tl;dr: I’m transporting two tandem kayaks using J-racks on my Subaru Crosstrek and one of them—a Hurricane Skimmer 140T that’s 33" wide—keeps moving while driving, though it’s well-secured with cam straps and bow/stern lines. Twice the J-racks themselves have moved; other times it seems to be shifting on the racks. Photo below.
My wife and I recently purchased two tandem kayaks along with Thule Evo Wingbars and Rhino-Rack folding J-racks to transport them on our Subaru Crosstrek. We went with J-racks because the kayaks are so wide, it seemed like the best way to transport both at the same time. She made the four-hour drive to Portland—the nearest city with what we were looking for—and had the rack store install the racks and the kayak store show her how to tie down the kayaks (though they didn’t use a bow or stern line). They made it home fine, but she had to stop and tighten one of the J-racks when she noticed one of the kayaks had shifted. When she got home, she noticed that the bottom plate of that J-rack was bent more than the others and both bolts were bent as well.
Since then, we’ve taken one or both kayaks out several times and had a few nerve-racking experiences. We’re always using bow and stern lines with hood/trunk anchors, with cam straps for all four straps on each kayak. It hasn’t been particularly windy—maybe 10–15 mph—though we live in a windy area. Where we’re going, we have to drive on a 70 mph Interstate, though we’re sticking to around 60 mph. Several times, we’ve noticed the bow of one of the kayaks—it’s always the same one, a Hurricane Skimmer 140T—has shifted several inches to the side while driving. Once, another one of the J-racks had shifted, though we had made certain it was cranked down tight. Other times, it seems the kayak has just moved within the rack, though not by much, as the cam straps on the body, bow, and stern were all still tight. We’ve tried setting the angle of the J-rack to 2, 3, and 4 (guessing these correspond to 20°, 30°, and 40° off the vertical, but I’m not sure), and the problems haven’t gone away.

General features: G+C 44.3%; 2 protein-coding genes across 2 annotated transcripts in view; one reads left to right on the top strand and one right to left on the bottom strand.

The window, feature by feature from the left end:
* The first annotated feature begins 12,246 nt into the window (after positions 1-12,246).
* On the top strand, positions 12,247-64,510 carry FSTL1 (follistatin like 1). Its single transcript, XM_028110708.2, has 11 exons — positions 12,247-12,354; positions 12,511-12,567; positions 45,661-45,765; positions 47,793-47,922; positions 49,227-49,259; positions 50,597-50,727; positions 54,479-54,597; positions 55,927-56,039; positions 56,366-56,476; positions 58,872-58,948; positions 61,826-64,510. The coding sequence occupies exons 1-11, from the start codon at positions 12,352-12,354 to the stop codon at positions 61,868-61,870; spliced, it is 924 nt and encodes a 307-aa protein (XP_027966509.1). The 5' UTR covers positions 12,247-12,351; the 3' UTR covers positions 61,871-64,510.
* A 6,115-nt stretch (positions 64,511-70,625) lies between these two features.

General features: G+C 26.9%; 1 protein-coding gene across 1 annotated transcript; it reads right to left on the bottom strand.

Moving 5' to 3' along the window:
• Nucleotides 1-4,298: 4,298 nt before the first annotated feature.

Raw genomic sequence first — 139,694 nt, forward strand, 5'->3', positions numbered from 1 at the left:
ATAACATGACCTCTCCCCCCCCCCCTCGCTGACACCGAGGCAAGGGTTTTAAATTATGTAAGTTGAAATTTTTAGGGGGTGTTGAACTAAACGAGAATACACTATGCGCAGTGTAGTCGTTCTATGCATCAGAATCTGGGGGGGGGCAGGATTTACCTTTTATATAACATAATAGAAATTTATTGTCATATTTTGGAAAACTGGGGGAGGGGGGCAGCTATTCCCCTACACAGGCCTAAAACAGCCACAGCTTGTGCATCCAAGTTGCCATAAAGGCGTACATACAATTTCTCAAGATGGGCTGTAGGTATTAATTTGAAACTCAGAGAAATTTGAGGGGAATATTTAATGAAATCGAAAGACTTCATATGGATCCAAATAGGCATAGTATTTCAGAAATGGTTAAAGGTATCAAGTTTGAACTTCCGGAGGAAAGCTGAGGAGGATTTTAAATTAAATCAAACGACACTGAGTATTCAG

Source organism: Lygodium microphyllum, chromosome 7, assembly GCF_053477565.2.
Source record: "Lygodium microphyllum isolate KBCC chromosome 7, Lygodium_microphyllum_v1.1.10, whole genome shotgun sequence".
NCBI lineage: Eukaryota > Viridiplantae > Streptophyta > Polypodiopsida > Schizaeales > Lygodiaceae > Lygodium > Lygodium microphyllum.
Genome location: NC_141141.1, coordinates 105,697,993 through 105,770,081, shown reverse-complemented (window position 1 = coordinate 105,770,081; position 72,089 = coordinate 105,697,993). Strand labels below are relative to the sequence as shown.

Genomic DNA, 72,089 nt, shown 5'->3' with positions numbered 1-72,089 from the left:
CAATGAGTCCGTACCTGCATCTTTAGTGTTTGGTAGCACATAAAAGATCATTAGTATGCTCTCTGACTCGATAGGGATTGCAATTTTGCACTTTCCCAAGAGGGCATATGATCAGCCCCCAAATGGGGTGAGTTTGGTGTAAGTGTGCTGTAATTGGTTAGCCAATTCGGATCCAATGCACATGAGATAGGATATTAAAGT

The other night when returning from the river with just one kayak, we noticed it move to the side while driving. It still seemed secure, so I drove home at 50 mph with the flashers on. Upon inspection, I realized it had shifted in the rear J-rack—I had placed the angular side of the kayak so it fit flush in the angled J-rack, but it shifted inward, dragging the foam padding on the rack down and ripping it (photo below).
Can you help me figure out what I’m doing wrong? Am I not tying it down tightly enough? I don’t think so, since I’m cranking on the cam straps until just before the hull seems to give a little. Any further and I’m scared of damaging it. Should I really not be transporting a boat with such a flat bottom on J-racks—can it just not handle the wind/turbulence? Am I just over-reacting? Watching the bow suddenly slide several inches over while going 60 mph is terrifying, though.
Figuring out what’s going wrong is pretty urgent—I’m a grad student and I’m using this kayak for my research, which is time-sensitive over the next few weeks. The other kayak, which we’re not having problems with but have only transported a couple times, is for taking the kids to have fun. It’s a sit-in, so it doesn’t work for my research, which requires me to jump out of the boat and climb back in in 2–3 feet of water.
Thanks for any advice you’re able to offer! Here a photo of the problem. Not sure if the system will let me post more photos later in the thread.
Rear J-rack where the boat shifted, pulling the foam padding down and ripping it: